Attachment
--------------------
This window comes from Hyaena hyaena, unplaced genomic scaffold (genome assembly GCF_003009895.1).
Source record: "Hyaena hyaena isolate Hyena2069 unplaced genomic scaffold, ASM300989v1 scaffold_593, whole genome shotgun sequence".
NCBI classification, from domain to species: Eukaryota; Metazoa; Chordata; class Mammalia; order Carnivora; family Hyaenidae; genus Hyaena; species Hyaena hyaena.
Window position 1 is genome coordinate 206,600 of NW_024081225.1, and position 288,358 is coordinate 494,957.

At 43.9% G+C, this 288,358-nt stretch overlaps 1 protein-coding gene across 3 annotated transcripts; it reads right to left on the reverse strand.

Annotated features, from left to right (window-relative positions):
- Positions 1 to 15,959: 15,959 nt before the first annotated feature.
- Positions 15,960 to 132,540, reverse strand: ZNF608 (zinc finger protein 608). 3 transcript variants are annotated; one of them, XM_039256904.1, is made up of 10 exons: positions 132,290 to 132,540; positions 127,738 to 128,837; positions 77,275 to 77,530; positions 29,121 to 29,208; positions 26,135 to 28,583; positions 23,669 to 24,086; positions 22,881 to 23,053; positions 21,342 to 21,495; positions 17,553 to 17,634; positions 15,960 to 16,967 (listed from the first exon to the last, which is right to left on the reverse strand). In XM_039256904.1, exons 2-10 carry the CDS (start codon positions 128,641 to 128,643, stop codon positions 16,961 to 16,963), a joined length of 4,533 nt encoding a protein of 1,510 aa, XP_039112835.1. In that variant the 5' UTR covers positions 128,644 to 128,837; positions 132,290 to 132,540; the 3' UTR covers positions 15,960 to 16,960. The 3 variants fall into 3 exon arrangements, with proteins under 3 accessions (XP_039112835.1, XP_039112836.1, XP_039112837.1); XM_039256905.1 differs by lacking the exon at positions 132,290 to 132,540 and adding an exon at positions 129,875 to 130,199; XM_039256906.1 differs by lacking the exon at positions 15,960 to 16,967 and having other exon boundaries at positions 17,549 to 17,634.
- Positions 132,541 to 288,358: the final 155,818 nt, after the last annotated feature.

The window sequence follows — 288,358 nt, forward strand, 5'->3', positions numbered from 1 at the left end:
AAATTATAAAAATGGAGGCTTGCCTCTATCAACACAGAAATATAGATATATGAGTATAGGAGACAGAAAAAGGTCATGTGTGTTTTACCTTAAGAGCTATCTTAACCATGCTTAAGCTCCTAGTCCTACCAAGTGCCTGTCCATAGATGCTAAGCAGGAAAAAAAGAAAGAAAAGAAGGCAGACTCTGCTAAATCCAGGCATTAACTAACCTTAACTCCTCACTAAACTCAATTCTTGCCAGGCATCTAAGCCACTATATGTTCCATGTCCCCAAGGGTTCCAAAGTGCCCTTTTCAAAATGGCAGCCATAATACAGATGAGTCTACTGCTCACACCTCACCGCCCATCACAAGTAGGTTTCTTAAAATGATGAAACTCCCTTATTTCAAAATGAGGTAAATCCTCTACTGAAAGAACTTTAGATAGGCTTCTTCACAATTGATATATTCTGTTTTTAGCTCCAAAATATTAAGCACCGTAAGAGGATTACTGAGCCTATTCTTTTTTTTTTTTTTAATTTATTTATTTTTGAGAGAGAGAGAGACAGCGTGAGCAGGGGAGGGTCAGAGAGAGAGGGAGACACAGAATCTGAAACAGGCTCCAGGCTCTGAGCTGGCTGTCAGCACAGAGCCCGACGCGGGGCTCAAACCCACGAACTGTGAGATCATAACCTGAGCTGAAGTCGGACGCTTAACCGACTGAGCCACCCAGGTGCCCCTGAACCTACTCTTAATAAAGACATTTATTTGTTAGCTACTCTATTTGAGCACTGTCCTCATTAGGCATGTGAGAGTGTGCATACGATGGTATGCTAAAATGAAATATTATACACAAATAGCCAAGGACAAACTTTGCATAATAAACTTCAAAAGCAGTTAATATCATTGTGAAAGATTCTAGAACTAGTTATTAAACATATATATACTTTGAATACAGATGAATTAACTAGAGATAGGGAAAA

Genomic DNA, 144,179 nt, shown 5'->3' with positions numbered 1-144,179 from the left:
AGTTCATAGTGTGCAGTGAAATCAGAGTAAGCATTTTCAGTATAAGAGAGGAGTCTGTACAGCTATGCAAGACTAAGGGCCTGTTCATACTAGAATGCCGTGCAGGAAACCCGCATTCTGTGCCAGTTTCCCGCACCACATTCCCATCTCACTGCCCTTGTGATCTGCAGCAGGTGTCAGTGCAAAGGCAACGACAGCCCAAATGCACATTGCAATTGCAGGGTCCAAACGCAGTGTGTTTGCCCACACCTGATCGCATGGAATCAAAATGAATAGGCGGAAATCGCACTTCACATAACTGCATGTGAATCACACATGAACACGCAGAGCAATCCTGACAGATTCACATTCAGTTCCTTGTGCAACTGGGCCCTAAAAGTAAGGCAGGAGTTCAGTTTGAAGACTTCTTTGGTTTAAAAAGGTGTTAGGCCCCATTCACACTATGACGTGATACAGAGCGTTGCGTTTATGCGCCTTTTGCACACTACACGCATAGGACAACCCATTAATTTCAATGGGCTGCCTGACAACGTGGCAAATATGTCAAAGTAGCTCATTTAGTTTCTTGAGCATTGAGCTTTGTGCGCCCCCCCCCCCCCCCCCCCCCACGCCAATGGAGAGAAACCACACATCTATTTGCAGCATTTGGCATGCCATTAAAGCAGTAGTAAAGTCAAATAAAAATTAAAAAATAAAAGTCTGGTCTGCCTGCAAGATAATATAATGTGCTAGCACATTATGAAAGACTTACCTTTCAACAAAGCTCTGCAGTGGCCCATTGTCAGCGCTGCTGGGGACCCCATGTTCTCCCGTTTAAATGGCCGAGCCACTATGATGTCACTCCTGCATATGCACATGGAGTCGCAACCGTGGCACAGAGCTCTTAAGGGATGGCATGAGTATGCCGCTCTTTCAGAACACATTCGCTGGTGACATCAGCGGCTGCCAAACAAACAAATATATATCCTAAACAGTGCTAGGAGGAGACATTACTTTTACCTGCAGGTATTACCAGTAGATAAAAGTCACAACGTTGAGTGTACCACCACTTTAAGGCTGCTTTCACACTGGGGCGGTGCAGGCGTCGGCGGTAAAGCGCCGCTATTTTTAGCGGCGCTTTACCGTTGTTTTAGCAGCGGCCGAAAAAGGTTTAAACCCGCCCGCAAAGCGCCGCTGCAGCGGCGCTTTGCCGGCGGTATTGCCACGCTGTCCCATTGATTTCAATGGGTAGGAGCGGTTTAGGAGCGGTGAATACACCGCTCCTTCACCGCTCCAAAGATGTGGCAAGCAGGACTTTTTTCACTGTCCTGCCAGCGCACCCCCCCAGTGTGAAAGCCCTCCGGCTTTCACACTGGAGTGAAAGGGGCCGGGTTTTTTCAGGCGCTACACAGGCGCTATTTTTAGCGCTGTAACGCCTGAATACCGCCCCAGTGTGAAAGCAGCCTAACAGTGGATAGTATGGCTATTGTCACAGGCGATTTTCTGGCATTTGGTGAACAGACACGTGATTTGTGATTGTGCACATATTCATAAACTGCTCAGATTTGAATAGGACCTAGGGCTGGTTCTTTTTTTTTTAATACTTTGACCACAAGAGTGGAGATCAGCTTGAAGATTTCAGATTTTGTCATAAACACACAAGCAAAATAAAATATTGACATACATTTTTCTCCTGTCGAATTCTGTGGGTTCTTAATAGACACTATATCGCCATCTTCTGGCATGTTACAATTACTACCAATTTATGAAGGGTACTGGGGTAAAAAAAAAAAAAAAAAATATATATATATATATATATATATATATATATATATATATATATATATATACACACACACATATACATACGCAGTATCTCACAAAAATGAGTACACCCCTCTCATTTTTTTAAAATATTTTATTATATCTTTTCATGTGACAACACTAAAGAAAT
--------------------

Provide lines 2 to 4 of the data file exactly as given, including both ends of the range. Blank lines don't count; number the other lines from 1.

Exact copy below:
Source record: "Hyaena hyaena isolate Hyena2069 unplaced genomic scaffold, ASM300989v1 scaffold_593, whole genome shotgun sequence".
NCBI classification, from domain to species: Eukaryota; Metazoa; Chordata; class Mammalia; order Carnivora; family Hyaenidae; genus Hyaena; species Hyaena hyaena.
Window position 1 is genome coordinate 206,600 of NW_024081225.1, and position 288,358 is coordinate 494,957.